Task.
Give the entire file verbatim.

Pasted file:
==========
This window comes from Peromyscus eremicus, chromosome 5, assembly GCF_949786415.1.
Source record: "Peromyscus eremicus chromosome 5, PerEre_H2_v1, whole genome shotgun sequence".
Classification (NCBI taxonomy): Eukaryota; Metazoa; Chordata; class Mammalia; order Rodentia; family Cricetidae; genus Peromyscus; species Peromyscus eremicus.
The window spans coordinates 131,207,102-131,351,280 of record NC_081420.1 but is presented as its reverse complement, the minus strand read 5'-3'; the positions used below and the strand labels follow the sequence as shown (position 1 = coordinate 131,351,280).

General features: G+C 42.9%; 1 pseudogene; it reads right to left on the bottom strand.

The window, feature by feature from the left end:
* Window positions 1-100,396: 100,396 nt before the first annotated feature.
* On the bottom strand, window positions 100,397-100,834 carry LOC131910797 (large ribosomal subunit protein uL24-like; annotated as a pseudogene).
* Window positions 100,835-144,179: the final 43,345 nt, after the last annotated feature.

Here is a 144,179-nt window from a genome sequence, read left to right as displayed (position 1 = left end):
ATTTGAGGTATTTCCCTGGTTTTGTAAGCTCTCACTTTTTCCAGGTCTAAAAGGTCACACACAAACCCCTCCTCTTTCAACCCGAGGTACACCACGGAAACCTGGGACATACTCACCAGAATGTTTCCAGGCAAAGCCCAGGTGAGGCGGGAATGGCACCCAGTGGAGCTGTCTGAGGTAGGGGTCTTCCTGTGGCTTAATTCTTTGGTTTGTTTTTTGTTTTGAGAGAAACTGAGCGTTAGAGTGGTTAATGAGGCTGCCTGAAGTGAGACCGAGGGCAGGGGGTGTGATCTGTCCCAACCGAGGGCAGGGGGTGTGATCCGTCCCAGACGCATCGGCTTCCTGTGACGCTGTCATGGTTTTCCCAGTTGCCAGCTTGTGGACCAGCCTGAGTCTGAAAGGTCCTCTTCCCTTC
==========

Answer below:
This window comes from Peromyscus eremicus, chromosome 5, assembly GCF_949786415.1.
Source record: "Peromyscus eremicus chromosome 5, PerEre_H2_v1, whole genome shotgun sequence".
Classification (NCBI taxonomy): Eukaryota; Metazoa; Chordata; class Mammalia; order Rodentia; family Cricetidae; genus Peromyscus; species Peromyscus eremicus.
The window spans coordinates 131,207,102-131,351,280 of record NC_081420.1 but is presented as its reverse complement, the minus strand read 5'-3'; the positions used below and the strand labels follow the sequence as shown (position 1 = coordinate 131,351,280).

General features: G+C 42.9%; 1 pseudogene; it reads right to left on the bottom strand.

The window, feature by feature from the left end:
* Window positions 1-100,396: 100,396 nt before the first annotated feature.
* On the bottom strand, window positions 100,397-100,834 carry LOC131910797 (large ribosomal subunit protein uL24-like; annotated as a pseudogene).
* Window positions 100,835-144,179: the final 43,345 nt, after the last annotated feature.

Here is a 144,179-nt window from a genome sequence, read left to right as displayed (position 1 = left end):
ATTTGAGGTATTTCCCTGGTTTTGTAAGCTCTCACTTTTTCCAGGTCTAAAAGGTCACACACAAACCCCTCCTCTTTCAACCCGAGGTACACCACGGAAACCTGGGACATACTCACCAGAATGTTTCCAGGCAAAGCCCAGGTGAGGCGGGAATGGCACCCAGTGGAGCTGTCTGAGGTAGGGGTCTTCCTGTGGCTTAATTCTTTGGTTTGTTTTTTGTTTTGAGAGAAACTGAGCGTTAGAGTGGTTAATGAGGCTGCCTGAAGTGAGACCGAGGGCAGGGGGTGTGATCTGTCCCAACCGAGGGCAGGGGGTGTGATCCGTCCCAGACGCATCGGCTTCCTGTGACGCTGTCATGGTTTTCCCAGTTGCCAGCTTGTGGACCAGCCTGAGTCTGAAAGGTCCTCTTCCCTTC